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The new beautiful: I Love Ugly's Valentin Ozich

  • News
  • May 13, 2015
  • Jessy Edwards
The new beautiful: I Love Ugly's Valentin Ozich

As far as Kiwi fashion retailers go there’s the good, the bad and then there’s I Love Ugly – right out there in a league of its own.

The menswear brand stands apart in quietly, classily, bravely paving the way for best practice in fashion retail, preceded perhaps only by its mentor Karen Walker.

Founded by Valentin Ozich in 2008, the brand started as an “ambiguous, mysterious name” he used for a magazine and then a t-shirt brand.

Fast-forward seven years and I Love Ugly now has six flagship stores, two of them international. It exceeded $7.5m in sales in 2014, and has a goal to hit $20m in sales this year and $100m annual revenue within the next four years.

“I’m one never to be satisfied, it’s a bit of a blessing and a curse,” Ozich laughs.

Last year the retailer was one of the first Kiwi clothing brands to dare open its own retail store in Los Angeles; “the big boys league in street wear”.

Interestingly, I Love Ugly is one of the only fashion retailers to feature on the 2014 Deloitte Fast 50, among a sea of tech companies.

So what’s the brand doing that other clothing retailers aren’t?

“I think we’re probably just doing everything that others aren’t,” Ozich answers, frankly.

“It all comes down to culture. I always tell everybody culture eats strategy for lunch. If you have a culture that expects nothing less than perfection and being number one, that whole thing is going to resonate throughout the business.”

Pair that with a strategy that aims to be as beautiful and status-drenched as Louis Vuitton, at an affordable price point, and you’ve got a winning combo.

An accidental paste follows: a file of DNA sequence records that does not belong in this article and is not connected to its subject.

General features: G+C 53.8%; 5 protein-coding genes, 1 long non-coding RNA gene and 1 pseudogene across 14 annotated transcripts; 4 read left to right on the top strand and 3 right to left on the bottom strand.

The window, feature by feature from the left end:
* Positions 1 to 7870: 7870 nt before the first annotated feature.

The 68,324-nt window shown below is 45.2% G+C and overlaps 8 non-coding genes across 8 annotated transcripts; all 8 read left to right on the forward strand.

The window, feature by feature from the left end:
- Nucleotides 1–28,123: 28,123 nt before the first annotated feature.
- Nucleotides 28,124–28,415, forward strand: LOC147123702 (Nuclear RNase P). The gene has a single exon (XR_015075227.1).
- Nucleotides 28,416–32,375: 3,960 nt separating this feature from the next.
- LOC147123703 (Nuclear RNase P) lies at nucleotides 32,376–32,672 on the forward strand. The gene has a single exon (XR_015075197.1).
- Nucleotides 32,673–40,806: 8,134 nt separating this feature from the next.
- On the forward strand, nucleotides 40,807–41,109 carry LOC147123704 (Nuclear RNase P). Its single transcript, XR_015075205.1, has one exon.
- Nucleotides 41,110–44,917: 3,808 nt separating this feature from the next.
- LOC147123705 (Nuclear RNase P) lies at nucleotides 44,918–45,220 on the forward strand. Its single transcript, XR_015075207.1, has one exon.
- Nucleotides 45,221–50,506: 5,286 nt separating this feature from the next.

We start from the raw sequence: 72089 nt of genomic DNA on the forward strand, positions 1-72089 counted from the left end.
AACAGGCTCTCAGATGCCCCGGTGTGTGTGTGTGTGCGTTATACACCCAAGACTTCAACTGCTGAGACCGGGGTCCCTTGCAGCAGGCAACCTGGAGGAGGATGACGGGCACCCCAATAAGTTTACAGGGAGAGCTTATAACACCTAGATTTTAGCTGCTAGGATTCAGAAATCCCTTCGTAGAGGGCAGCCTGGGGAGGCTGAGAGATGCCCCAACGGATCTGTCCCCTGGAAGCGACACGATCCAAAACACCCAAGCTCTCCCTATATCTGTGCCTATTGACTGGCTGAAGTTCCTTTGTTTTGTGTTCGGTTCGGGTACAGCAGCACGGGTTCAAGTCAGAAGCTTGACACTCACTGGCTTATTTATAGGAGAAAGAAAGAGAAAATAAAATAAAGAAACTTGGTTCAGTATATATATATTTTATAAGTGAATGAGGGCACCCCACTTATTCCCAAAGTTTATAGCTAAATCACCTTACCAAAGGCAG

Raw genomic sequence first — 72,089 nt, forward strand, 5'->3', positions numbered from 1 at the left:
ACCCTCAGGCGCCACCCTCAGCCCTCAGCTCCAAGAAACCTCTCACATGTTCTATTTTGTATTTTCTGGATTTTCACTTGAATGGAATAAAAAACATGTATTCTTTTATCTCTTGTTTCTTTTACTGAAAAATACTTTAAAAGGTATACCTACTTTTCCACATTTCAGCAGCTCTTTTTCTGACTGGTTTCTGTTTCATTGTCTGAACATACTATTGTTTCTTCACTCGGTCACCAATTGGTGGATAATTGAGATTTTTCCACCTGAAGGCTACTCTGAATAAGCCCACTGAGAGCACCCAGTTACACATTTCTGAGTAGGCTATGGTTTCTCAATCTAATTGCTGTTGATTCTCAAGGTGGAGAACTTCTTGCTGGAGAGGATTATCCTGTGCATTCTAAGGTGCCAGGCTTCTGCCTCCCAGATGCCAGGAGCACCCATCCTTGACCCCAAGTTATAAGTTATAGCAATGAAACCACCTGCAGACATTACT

Ozich feels a lot of other retailers lack the emphasis on brand equity that is so vital to him.

“There are a lot of people who aren’t selling a lifestyle, aren’t selling an illusion or an emotion and that’s one of the most important things,” he says.

The brand also has a mean digital team.

Ozich expects their online sales to double in the next year, with the company securing 80 stockists in high-end department stores all over the world.

“Every account has marketing for I Love Ugly, so straight away we’re gonna be exposed to millions more people which of course leads to online sales”

Listening to Ozich makes retail sound easy. Unique product, a ripe market, smart tech and a beautiful story.

“Premium street wear has just boomed, early bird gets the worm, and we spotted that. And now we’re just going to execute that and be the market leaders,” Ozich explains.

Simple, right?

This story was originally published in NZRetail magazine issue 736, March 2015.

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Bonnie Brown’s Blooming ‘Brella: Winner of the Blunt + Idealog + Generator umbrella experiment

  • News
  • May 25, 2018
  • Elly Strang
Bonnie Brown’s Blooming ‘Brella: Winner of the Blunt + Idealog + Generator umbrella experiment

The grand winner of the Blunt + Idealog + Generator umbrella experiment has been announced – congratulations to Bonnie Brown of Studio Bon, who will see her design turned into a limited edition Blunt umbrella. Watch this space for details on how to buy one in the near future, or get your pre-order in now. In the meantime, we chat with Brown and have a closer look at her winning design.

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Save money or save values?

  • Opinion
  • May 25, 2018
  • Courtney Devereux
Save money or save values?

As the next generation become top spenders, it is up to them to communicate their values to the market. Below you’ll find examples of local, ethical, mindful and sustainable retailers to support, well also upgrading your wardrobe.

Read more
 
 

#Trending: Shop to showroom

  • News
  • May 25, 2018
  • Sarah Pollok
#Trending: Shop to showroom

Stores are starting to display only sample products are on the rise. Sarah Pollok looks into the new showroom experience hitting our retailers.

Read more
 
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Debunking diversity myths surrounding hiring practises

  • Opinion
  • May 24, 2018
  • Rose Lu
Debunking diversity myths surrounding hiring practises

Flick Electric software engineer Rose Lu has often been the sole woman or sole non-white person in the room in her career, and recently assisted with Flick's hiring process for new engineers. Here, she shares some key learnings on how to hire for diversity – and how to get around the obstacles that often pop up.

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